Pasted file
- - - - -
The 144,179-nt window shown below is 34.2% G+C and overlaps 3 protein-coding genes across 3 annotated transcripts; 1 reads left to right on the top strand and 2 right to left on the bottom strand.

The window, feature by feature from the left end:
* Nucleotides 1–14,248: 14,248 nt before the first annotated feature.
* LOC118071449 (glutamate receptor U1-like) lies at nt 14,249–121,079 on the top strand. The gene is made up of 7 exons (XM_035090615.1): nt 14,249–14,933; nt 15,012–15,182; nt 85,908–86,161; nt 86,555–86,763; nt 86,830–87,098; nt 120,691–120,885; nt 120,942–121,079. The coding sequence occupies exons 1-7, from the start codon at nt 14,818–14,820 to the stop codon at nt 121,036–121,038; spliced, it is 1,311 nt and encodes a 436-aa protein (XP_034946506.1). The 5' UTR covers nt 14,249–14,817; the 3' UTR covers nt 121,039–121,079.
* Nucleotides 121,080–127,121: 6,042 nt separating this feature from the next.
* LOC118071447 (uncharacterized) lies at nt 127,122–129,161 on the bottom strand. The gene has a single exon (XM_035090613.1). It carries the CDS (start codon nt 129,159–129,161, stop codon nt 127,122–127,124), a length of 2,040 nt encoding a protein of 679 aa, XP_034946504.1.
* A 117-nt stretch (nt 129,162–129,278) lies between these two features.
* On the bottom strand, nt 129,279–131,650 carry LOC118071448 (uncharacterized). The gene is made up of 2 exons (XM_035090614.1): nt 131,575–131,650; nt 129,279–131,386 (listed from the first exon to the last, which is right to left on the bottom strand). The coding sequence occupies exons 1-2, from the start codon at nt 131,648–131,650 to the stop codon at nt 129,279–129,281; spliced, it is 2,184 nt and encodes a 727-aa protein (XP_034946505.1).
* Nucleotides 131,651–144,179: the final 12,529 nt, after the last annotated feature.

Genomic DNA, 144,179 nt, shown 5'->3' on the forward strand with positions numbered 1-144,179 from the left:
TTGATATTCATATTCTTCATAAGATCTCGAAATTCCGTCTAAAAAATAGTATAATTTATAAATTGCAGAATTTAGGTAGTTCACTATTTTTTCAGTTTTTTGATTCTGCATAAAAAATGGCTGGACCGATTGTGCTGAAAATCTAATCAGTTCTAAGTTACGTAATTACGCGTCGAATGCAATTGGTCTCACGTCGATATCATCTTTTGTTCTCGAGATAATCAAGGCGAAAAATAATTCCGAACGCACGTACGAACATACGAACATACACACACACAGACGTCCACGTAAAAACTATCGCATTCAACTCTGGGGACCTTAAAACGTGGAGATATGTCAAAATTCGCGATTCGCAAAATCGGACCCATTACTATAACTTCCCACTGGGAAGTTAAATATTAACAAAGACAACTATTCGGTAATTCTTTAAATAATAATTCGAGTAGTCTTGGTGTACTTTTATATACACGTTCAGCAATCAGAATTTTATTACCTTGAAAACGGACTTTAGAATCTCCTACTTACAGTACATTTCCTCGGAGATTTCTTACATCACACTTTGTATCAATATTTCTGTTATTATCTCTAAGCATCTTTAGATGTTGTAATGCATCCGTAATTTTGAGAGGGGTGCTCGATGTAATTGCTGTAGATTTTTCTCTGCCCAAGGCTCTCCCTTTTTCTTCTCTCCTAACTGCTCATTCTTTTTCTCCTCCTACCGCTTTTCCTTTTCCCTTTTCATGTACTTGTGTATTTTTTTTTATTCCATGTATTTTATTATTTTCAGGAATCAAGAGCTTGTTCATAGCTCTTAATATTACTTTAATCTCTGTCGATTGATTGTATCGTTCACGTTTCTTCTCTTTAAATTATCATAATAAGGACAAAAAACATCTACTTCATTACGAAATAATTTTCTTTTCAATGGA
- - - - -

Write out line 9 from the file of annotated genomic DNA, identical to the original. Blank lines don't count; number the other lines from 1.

* Nucleotides 131,651–144,179: the final 12,529 nt, after the last annotated feature.